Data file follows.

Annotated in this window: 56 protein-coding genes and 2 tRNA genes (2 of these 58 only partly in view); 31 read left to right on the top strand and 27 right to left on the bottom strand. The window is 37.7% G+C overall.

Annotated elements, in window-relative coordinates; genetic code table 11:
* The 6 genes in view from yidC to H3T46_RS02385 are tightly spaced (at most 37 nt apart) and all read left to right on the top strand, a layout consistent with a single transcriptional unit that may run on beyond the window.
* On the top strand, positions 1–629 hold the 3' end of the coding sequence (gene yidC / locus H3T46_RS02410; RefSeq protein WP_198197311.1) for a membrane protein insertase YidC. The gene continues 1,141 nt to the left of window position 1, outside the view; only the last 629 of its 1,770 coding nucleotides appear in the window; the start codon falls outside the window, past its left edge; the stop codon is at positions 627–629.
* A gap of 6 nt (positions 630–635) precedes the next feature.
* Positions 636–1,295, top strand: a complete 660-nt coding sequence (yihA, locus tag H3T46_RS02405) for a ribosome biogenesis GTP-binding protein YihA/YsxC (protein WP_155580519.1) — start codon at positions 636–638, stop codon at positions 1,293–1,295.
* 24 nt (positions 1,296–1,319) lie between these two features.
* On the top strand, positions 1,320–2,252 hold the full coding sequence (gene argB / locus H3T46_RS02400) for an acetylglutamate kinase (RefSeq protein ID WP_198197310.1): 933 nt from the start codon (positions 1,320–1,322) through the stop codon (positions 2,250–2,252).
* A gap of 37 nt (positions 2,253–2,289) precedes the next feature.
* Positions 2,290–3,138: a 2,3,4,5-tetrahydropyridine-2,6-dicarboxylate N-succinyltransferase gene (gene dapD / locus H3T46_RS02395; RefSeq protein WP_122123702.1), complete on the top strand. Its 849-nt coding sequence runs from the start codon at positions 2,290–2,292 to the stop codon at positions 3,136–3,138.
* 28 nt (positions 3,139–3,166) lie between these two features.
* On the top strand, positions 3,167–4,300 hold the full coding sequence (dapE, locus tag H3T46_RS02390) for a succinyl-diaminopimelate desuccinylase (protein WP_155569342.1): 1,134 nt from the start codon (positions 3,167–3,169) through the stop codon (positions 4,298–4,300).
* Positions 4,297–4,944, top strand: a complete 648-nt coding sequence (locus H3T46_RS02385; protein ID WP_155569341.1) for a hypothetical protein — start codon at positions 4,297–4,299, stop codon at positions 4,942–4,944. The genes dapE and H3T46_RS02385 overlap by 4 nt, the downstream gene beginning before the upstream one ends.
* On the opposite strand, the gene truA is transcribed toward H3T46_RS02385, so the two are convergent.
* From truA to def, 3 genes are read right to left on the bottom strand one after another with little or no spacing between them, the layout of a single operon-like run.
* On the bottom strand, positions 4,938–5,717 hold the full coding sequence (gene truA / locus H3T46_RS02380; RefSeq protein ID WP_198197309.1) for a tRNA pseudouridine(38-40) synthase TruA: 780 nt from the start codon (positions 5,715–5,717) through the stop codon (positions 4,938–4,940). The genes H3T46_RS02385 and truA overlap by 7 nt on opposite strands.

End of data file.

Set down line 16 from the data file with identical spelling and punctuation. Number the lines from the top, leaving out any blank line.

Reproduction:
* On the bottom strand, positions 4,938–5,717 hold the full coding sequence (gene truA / locus H3T46_RS02380; RefSeq protein ID WP_198197309.1) for a tRNA pseudouridine(38-40) synthase TruA: 780 nt from the start codon (positions 5,715–5,717) through the stop codon (positions 4,938–4,940). The genes H3T46_RS02385 and truA overlap by 7 nt on opposite strands.